In 1927, Louis Rosenbaum, a businessman from Sturgeon Falls, purchased the property at 150 Main Street East in North Bay to build a theatre. He hired Gomoll Bros., building material suppliers from Powassan, as the supervising contractors, and Toronto architect, Murray Brown, to design the building. During construction, Rosenbaum went bankrupt and sold his interests to the Famous Players of Canada Corporation.

Famous Players opened the doors to the new Capitol Theatre on June 1, 1929 for the screening of In Old Arizona, the first Fox Pictures “talkie” motion picture (movies with sound) of its kind. This brand new theatre had 1455 seats, state-of-the-art technology, elaborate decorative touches, and was referred to as a “palace of splendour.” It wasn’t the only theatre downtown; there was the Bay (Club 151), the Odeon (Northern Tikes), the Crystal Palace (next to Guardian Drugs), and the Royal (Royal Office Suites) – but the Capitol was the grandest of them all and is the only one left open today.

It was in the offices of the Capitol Theatre that Roy Thomson, Lord Thomson of Fleet, started his media empire with the opening of his (and Northern Ontario’s) first radio station CFCH on March 3, 1931 – this later became CKAT. It was in the Capitol Theatre that the Dionne Quints enjoyed many Friday night movies when they could get away from their celebrity lives.

The Capitol stood tall through the Great Depression and the Second World War, bringing laughter and plenty of wartime films like All Quiet on the Western Front to North Bay and area audiences. During wartime, patrons could purchase tickets with a scrap of metal from home (pipes, jewellery, cookware, cutlery, etc). This metal was melted down and used to produce munitions for the war effort.

Throughout the 20th century the Capitol has housed many performances and many businesses. The first OPP detachment in North Bay had its headquarters upstairs. Dominion Life Assurance, Mutual Life of Canada, and the Children’s Aid Society all held offices up there too. A dentist rented the room overlooking the Main Street marquis sign until he retired in 1973. The A&K Pierce Furniture Company and an 8-lane 10-pin bowling alley operated by the Salidas brothers shared the basement through the 1930s to the 1950s. The lane markers are still visible on the workshop walls today.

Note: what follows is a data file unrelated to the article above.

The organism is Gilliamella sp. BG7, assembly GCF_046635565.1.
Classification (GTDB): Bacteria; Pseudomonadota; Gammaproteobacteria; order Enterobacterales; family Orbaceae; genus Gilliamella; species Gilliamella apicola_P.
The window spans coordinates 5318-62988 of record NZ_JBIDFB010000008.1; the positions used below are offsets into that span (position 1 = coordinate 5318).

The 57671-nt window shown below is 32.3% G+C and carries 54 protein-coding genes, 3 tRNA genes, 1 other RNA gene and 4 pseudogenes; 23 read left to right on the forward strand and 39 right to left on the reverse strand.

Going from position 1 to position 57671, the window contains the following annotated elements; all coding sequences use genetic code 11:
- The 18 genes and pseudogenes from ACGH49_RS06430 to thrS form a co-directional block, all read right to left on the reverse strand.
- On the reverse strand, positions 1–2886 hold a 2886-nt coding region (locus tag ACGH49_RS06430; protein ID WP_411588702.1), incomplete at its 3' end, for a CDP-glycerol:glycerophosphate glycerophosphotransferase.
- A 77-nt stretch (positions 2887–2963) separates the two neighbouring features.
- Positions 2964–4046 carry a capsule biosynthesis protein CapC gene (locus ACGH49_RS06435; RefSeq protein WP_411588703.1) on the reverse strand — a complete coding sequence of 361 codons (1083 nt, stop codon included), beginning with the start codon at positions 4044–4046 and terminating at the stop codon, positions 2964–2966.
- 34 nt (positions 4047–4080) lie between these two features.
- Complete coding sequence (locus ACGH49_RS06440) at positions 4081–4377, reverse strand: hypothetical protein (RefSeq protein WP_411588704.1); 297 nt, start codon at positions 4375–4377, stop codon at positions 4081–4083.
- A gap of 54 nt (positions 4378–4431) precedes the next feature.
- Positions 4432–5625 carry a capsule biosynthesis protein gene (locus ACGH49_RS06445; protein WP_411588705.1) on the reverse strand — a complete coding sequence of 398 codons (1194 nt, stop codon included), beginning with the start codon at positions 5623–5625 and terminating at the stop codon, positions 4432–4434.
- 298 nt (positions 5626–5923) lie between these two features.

In the 1970s, an organization called North Bay Theatre and Arts Community Centre (TACC) was formed with the goal of establishing an art centre to house all arts-related endeavours within the city and surrounding district. At the time, North Bay had finally developed the Golden Mile area of the Lake Nipissing waterfront, had built arenas and parks throughout the city, and the final missing piece was to have a local performance hall and art gallery. When Famous Players announced in the 1980s that they wanted to convert the Capitol into smaller cinemas, TACC decided that the Capitol was too wonderful to get chopped up into small rooms, and that it could be the perfect facility for their dream arts centre.

TACC obtained funding from three levels of government as well as local fundraising over a period of eleven years, raising almost $2 million.  On Friday, December 19, 1985 a cheque was signed by the founder of TACC, Betty Speers, to purchase the Capitol Theatre for the City of North Bay. It is for her leadership that we proudly call our concert hall the Betty Speers Theatre. Two years after the purchase, in 1987, a newly renovated facility was opened and dubbed the Arts Centre. The theatre seating was cut down from 1455 to 998 in favour of better seating and views of the stage. This new facility included a public art gallery, the WKP Kennedy Gallery, named for a prominent businessman in North Bay’s early history and for the Kennedy family’s investment and involvement with the TACC cause. Rebranding in 1997 saw the centre renamed in honour of its history as the Capitol Centre. Further renovations in the 2000s added more accessible seating and cut the seating down again to 932 seats. Through all renovations however, the theatre has retained its original beauty and design with minimal changes other than modern technology.

The Capitol Centre is a designated City of North Bay Heritage site. See the Capitol Centre's listing as well as other Heritage Sites here

Since its reopening in 1987 the Capitol Centre has welcomed many great Canadian and international artists, both beloved locals and cherished celebrities like Johnny Cash, Phyllis Diller, Lynn Johnston, Brenda Lee, Roy Orbison, Jack Klugman, Blue Rodeo, Canada’s Group of Seven, The Barenaked Ladies, Bert Weir, Graham Nash, Ed Eng, Jann Arden, Tom Cochrane, Edwin Holgate, and many more. The Capitol truly is your home for arts and entertainment.